After pointing out that only three documents “slipped through the review” (only one remained at issue in this opinion), the court also rejected Coburn’s reliance on Relion v. Hydra Fuel Cell Corp. in which the court held that privilege was waived as to two inadvertently produced emails (out of “40 feet” of documents that were produced) because of the party’s failure to take “all reasonable means” to preserve the privilege, specifically by failing to re-review documents selected by opposing counsel for copying prior to production.  2008 WL 5122828 (D. Or. Dec. 4, 2008).   The court stated:

This court respectfully disagrees with the Relion decision. The standard of Rule 502(b)(2) is not "all reasonable means," it is "reasonable steps to prevent disclosure."  Furthermore, the decision appears to be contrary to the view of the Judicial Conference Rules Committee that Rule 502 "does not require the producing party to engage in a post-production review to determine whether any protected communication or information has been produced by mistake."

The court then found Whitecap took reasonable steps to prevent disclosure.

Addressing next the issue of “reasonable steps to rectify the error,” the court first resolved the question of which time period was relevant to this question:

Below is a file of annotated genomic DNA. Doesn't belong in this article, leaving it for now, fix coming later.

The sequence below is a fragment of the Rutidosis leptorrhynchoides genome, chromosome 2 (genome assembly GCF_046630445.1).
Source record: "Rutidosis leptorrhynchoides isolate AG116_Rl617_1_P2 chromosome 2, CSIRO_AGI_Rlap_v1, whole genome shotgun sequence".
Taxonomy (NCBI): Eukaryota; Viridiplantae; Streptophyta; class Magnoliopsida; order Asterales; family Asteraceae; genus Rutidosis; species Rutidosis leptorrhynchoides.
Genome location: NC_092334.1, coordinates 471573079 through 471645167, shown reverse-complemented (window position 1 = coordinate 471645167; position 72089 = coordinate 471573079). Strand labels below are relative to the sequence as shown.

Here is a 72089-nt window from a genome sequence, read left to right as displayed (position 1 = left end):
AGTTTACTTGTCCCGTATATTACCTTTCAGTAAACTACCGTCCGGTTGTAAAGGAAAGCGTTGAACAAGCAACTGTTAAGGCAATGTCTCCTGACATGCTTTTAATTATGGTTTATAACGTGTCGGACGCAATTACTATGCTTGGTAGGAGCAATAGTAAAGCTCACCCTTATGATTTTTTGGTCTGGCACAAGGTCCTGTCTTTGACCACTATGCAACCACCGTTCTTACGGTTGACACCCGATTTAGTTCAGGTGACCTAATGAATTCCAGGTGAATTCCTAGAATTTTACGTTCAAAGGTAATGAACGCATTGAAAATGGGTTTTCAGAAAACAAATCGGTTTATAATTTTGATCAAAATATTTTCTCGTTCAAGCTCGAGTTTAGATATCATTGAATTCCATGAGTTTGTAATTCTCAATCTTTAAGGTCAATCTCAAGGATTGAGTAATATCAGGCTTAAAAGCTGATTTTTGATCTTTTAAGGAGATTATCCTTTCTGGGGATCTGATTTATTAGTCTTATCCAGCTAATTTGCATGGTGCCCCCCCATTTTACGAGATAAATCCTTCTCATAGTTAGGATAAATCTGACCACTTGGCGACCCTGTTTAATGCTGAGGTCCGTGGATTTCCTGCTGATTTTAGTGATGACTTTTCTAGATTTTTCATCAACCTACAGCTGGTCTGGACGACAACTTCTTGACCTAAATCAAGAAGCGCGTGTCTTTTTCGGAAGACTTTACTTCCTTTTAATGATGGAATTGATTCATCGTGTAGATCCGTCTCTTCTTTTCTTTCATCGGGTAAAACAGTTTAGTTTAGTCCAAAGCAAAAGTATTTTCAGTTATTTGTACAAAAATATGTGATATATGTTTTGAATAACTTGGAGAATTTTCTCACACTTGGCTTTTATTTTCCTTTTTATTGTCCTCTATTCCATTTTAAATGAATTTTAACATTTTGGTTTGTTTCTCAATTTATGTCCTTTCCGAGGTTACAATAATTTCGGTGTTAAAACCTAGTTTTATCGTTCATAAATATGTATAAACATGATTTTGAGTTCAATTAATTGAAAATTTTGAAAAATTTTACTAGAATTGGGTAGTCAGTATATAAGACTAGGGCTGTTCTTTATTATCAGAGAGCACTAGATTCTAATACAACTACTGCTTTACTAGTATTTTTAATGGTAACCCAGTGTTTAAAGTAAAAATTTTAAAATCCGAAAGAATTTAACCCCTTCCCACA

The Committee’s comment that Rule 502 does not require a post-production review supports this view that the relevant time under subpart (b)(3) is how long it took the producing party to act after it learned that the privileged or protected document had been produced.

Concluding that the time Whitecap took to file the motion to compel was not unreasonable, the court acknowledged that Whitecap was unaware of the inadvertent production until it came up in deposition, that counsel immediately objected to its use and requested its return, and that the delay was caused in part by agreement of both parties to allow time to investigate.  Accordingly, the court concluded that Whitecap did not waive the work-product protection of the email.

The court also found that Coburn did not establish a substantial need for the email such that the work product protection could be overcome.